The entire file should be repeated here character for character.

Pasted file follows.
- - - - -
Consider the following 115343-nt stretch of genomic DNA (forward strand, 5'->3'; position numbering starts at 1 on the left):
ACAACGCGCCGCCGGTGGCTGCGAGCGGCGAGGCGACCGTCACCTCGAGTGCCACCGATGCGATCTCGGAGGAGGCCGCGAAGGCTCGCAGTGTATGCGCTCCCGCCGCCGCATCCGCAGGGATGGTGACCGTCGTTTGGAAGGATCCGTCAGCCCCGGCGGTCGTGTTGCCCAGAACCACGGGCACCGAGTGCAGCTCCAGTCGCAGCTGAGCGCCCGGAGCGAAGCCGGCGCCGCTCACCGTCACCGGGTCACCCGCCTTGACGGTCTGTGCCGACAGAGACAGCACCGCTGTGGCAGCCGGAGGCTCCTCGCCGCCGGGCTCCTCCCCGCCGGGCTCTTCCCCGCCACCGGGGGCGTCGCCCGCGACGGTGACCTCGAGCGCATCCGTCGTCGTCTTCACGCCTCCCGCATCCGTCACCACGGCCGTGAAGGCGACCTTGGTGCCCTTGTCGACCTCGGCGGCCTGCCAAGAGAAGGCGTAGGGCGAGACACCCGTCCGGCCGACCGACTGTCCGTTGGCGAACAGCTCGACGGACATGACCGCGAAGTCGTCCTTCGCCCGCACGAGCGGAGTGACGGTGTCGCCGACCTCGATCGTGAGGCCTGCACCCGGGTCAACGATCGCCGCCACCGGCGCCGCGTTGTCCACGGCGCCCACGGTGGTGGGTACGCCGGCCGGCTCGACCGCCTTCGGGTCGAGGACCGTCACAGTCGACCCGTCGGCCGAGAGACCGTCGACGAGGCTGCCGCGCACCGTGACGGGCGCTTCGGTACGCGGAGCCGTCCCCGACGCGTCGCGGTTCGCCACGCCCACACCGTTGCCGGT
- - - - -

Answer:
Consider the following 115343-nt stretch of genomic DNA (forward strand, 5'->3'; position numbering starts at 1 on the left):
ACAACGCGCCGCCGGTGGCTGCGAGCGGCGAGGCGACCGTCACCTCGAGTGCCACCGATGCGATCTCGGAGGAGGCCGCGAAGGCTCGCAGTGTATGCGCTCCCGCCGCCGCATCCGCAGGGATGGTGACCGTCGTTTGGAAGGATCCGTCAGCCCCGGCGGTCGTGTTGCCCAGAACCACGGGCACCGAGTGCAGCTCCAGTCGCAGCTGAGCGCCCGGAGCGAAGCCGGCGCCGCTCACCGTCACCGGGTCACCCGCCTTGACGGTCTGTGCCGACAGAGACAGCACCGCTGTGGCAGCCGGAGGCTCCTCGCCGCCGGGCTCCTCCCCGCCGGGCTCTTCCCCGCCACCGGGGGCGTCGCCCGCGACGGTGACCTCGAGCGCATCCGTCGTCGTCTTCACGCCTCCCGCATCCGTCACCACGGCCGTGAAGGCGACCTTGGTGCCCTTGTCGACCTCGGCGGCCTGCCAAGAGAAGGCGTAGGGCGAGACACCCGTCCGGCCGACCGACTGTCCGTTGGCGAACAGCTCGACGGACATGACCGCGAAGTCGTCCTTCGCCCGCACGAGCGGAGTGACGGTGTCGCCGACCTCGATCGTGAGGCCTGCACCCGGGTCAACGATCGCCGCCACCGGCGCCGCGTTGTCCACGGCGCCCACGGTGGTGGGTACGCCGGCCGGCTCGACCGCCTTCGGGTCGAGGACCGTCACAGTCGACCCGTCGGCCGAGAGACCGTCGACGAGGCTGCCGCGCACCGTGACGGGCGCTTCGGTACGCGGAGCCGTCCCCGACGCGTCGCGGTTCGCCACGCCCACACCGTTGCCGGT